University of California, Berkeley
Richard Barnes entered the University of Minnesota as an undergraduate philosophy major, but he also had a technical bent grounded in his early experiences with computers, so he took a physics course. One day, the professor broke his chalk while writing on the board.
“He looked down at it sadly,” says Barnes, a Department of Energy Computational Science Graduate Fellowship (DOE CSGF) recipient. Then he looked up and said: “Why would anyone ever be anything other than a physicist? It gives you a deep understanding of systems. Specialize in grad school.”
“Being undecided but technically oriented I was like, yes, that makes sense,” Barnes says. He later earned dual bachelor’s degrees, a year apart, in physics and philosophy.
Barnes’ humanities background informs his doctoral studies in computational ecology and geoscience at the University of California, Berkeley, under John Harte. He’s tackled diverse projects like developing perennial grain-producing plants that require fewer inputs, tracking how landscapes change over time and studying election gerrymandering.
His overarching goal: to apply computational science where it’s rarely been used.
“I’m trying to develop the fundamental algorithms that will allow us to scale” ecological and geospatial simulations to an unprecedented degree. Many such models today are either too removed or too imprecise “to be able to separate competing theories of how such processes unfold.”
In one paper, Barnes and colleague Adam Clark, then at the University of Minnesota, studied the distribution of salamanders across the Appalachian Mountains. It addressed a conundrum in evolutionary ecology, Barnes says: how species disperse over the ages. Any possible experiment takes so long “that it’s hard to say anything about what has happened to cause a pattern.” That leads to multiple explanations for what we see today. “The question is how do you choose between them?”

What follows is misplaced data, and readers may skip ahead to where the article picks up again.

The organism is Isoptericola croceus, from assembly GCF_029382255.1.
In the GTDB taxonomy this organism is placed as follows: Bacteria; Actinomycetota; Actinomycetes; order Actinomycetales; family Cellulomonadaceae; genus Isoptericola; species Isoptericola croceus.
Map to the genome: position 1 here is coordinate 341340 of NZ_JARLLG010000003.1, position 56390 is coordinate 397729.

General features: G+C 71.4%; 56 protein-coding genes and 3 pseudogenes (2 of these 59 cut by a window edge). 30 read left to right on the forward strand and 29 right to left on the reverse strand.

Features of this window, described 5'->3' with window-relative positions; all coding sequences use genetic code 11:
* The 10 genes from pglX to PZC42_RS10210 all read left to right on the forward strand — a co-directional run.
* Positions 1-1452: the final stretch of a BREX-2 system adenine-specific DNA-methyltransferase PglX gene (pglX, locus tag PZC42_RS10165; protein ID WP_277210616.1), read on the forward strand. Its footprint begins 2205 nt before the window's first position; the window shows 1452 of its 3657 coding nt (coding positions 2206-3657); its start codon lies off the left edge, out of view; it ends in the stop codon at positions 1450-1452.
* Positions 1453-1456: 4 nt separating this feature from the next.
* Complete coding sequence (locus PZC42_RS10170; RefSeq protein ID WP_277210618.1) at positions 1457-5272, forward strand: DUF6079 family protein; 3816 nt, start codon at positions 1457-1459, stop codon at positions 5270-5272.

Researchers know salamanders are sensitive to moisture and temperature in their immediate surroundings but discount the influence of geographic and climate change. Because the Appalachians, now a low mountain range, once were as high as the Himalayas and the climate of the area was once far different from today, Barnes and Clark wanted to know how such drastic changes affected where salamanders are found in the present.
The researchers’ model ran evolution forward from 65 million years ago under changing or unchanging geography and climate parameters. They found that “the world in which you’re incorporating both the mountains collapsing and the climate changing tends to lead to distributions (of salamander populations) that better reflect those observed today” than models that omit those factors.
Barnes has used several high-performance computing (HPC) systems for his research, including Titan, a Cray XK7 at Oak Ridge National Laboratory, and Summitdev, a smaller test version of Summit, the lab’s newest machine and now the world’s fastest.
He’s also used Titan and Cori, a Cray XC40 at the National Energy Research Scientific Computing Center, in a recent collaboration with Lawrence Berkeley National Laboratory staff researching genome assembly on exascale computers, the next generation of machines due to arrive early in the next decade.
To rapidly decode the order of billions of base pairs that comprise DNA, researchers break the strands into millions of chunks, sequence each and then reassemble them in the correct order. Berkeley Lab researchers have created UPC, a programming framework that treats a supercomputer’s entire memory as accessible from any processor node to speed assembly.
Over summer 2018, Barnes examined whether graphics processing units (GPUs), low-power accelerators now used in many HPC systems, could do assembly effectively. He also began testing ways to leverage GPUs to align DNA segments.
“It can assemble the whole human genome in something like eight minutes,” Barnes says. “I talk to geneticists and they just kind of gape at me because this takes days, usually.”
The collaboration, which includes Berkeley Lab researchers Katherine Yelick, Erich Strohmaier and Aydın Buluç, is continuing and may be the subject for Barnes’ computer science master’s thesis.
Barnes’ DOE CSGF stint ends in 2019. He’ll continue his research as a Berkeley Institute for Data Science Fellow. He’s already exploring possible postdoctoral or faculty appointments.